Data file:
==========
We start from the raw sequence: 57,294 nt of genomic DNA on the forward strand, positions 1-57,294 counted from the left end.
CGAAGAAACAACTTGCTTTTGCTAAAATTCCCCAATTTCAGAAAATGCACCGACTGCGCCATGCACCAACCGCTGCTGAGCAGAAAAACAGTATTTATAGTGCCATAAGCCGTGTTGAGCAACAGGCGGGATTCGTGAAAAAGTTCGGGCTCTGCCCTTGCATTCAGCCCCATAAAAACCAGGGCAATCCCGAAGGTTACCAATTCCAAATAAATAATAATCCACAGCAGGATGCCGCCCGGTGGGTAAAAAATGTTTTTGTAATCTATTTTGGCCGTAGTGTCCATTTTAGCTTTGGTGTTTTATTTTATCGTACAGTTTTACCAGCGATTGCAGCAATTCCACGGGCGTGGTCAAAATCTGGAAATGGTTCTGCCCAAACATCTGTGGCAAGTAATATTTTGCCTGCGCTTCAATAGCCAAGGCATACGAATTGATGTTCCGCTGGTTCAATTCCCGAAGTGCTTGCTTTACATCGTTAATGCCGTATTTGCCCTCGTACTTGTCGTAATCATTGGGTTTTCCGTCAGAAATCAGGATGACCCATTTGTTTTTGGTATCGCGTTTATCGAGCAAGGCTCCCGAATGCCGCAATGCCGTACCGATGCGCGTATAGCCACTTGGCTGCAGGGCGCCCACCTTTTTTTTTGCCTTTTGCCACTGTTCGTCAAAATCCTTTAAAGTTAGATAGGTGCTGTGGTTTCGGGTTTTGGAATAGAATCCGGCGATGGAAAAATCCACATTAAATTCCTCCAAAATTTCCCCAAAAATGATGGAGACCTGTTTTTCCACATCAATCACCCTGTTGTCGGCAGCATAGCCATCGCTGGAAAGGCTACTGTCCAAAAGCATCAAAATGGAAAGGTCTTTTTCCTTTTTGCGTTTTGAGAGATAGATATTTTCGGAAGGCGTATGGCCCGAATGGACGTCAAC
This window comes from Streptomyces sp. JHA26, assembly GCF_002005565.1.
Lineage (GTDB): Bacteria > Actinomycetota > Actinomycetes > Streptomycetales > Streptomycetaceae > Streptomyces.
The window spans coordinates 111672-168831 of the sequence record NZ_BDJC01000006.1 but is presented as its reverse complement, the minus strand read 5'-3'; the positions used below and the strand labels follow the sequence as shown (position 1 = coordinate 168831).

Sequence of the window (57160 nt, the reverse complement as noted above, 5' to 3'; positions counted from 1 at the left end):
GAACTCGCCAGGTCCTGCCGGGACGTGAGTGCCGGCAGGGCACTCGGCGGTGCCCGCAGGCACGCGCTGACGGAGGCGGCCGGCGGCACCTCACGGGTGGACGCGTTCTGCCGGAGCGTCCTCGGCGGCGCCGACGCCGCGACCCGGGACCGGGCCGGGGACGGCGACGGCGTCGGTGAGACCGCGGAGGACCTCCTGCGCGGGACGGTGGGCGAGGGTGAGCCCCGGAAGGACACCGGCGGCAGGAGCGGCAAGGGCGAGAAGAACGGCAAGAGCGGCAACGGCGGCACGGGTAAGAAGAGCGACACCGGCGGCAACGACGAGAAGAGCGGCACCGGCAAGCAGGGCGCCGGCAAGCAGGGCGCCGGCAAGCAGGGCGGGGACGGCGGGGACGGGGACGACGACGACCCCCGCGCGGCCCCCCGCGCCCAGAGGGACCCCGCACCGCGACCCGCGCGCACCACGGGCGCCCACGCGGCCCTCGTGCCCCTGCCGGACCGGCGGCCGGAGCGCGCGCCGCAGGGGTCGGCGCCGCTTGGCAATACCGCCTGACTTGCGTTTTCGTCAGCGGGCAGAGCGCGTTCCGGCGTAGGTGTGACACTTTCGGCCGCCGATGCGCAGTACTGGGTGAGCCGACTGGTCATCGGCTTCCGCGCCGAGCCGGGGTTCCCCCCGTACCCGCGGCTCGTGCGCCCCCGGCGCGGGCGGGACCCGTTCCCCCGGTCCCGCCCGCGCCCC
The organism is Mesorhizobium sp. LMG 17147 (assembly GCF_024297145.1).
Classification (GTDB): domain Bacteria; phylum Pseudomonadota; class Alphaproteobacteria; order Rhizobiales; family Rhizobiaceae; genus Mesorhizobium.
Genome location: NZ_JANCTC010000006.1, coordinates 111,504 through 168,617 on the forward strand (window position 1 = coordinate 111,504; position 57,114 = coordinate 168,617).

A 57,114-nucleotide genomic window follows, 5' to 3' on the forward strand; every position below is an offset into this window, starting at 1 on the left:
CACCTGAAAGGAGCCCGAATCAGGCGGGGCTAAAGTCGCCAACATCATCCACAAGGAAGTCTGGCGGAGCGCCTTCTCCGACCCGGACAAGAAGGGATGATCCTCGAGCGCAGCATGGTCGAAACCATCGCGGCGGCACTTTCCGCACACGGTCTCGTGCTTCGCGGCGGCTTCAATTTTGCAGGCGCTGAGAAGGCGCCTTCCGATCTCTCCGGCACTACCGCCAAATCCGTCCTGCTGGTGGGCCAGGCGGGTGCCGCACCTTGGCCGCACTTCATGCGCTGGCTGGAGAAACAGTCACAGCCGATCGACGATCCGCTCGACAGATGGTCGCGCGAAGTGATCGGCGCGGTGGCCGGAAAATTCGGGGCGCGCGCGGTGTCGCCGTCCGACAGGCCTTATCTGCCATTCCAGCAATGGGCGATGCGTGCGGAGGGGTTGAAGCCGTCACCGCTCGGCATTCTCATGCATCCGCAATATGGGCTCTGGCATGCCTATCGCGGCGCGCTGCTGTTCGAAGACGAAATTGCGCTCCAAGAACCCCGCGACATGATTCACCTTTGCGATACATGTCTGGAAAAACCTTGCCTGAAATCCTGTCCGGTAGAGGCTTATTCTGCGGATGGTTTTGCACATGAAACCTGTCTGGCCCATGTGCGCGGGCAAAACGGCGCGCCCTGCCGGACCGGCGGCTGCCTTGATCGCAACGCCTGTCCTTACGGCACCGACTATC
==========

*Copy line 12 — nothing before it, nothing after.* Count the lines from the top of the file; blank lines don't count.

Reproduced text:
CACCTGAAAGGAGCCCGAATCAGGCGGGGCTAAAGTCGCCAACATCATCCACAAGGAAGTCTGGCGGAGCGCCTTCTCCGACCCGGACAAGAAGGGATGATCCTCGAGCGCAGCATGGTCGAAACCATCGCGGCGGCACTTTCCGCACACGGTCTCGTGCTTCGCGGCGGCTTCAATTTTGCAGGCGCTGAGAAGGCGCCTTCCGATCTCTCCGGCACTACCGCCAAATCCGTCCTGCTGGTGGGCCAGGCGGGTGCCGCACCTTGGCCGCACTTCATGCGCTGGCTGGAGAAACAGTCACAGCCGATCGACGATCCGCTCGACAGATGGTCGCGCGAAGTGATCGGCGCGGTGGCCGGAAAATTCGGGGCGCGCGCGGTGTCGCCGTCCGACAGGCCTTATCTGCCATTCCAGCAATGGGCGATGCGTGCGGAGGGGTTGAAGCCGTCACCGCTCGGCATTCTCATGCATCCGCAATATGGGCTCTGGCATGCCTATCGCGGCGCGCTGCTGTTCGAAGACGAAATTGCGCTCCAAGAACCCCGCGACATGATTCACCTTTGCGATACATGTCTGGAAAAACCTTGCCTGAAATCCTGTCCGGTAGAGGCTTATTCTGCGGATGGTTTTGCACATGAAACCTGTCTGGCCCATGTGCGCGGGCAAAACGGCGCGCCCTGCCGGACCGGCGGCTGCCTTGATCGCAACGCCTGTCCTTACGGCACCGACTATC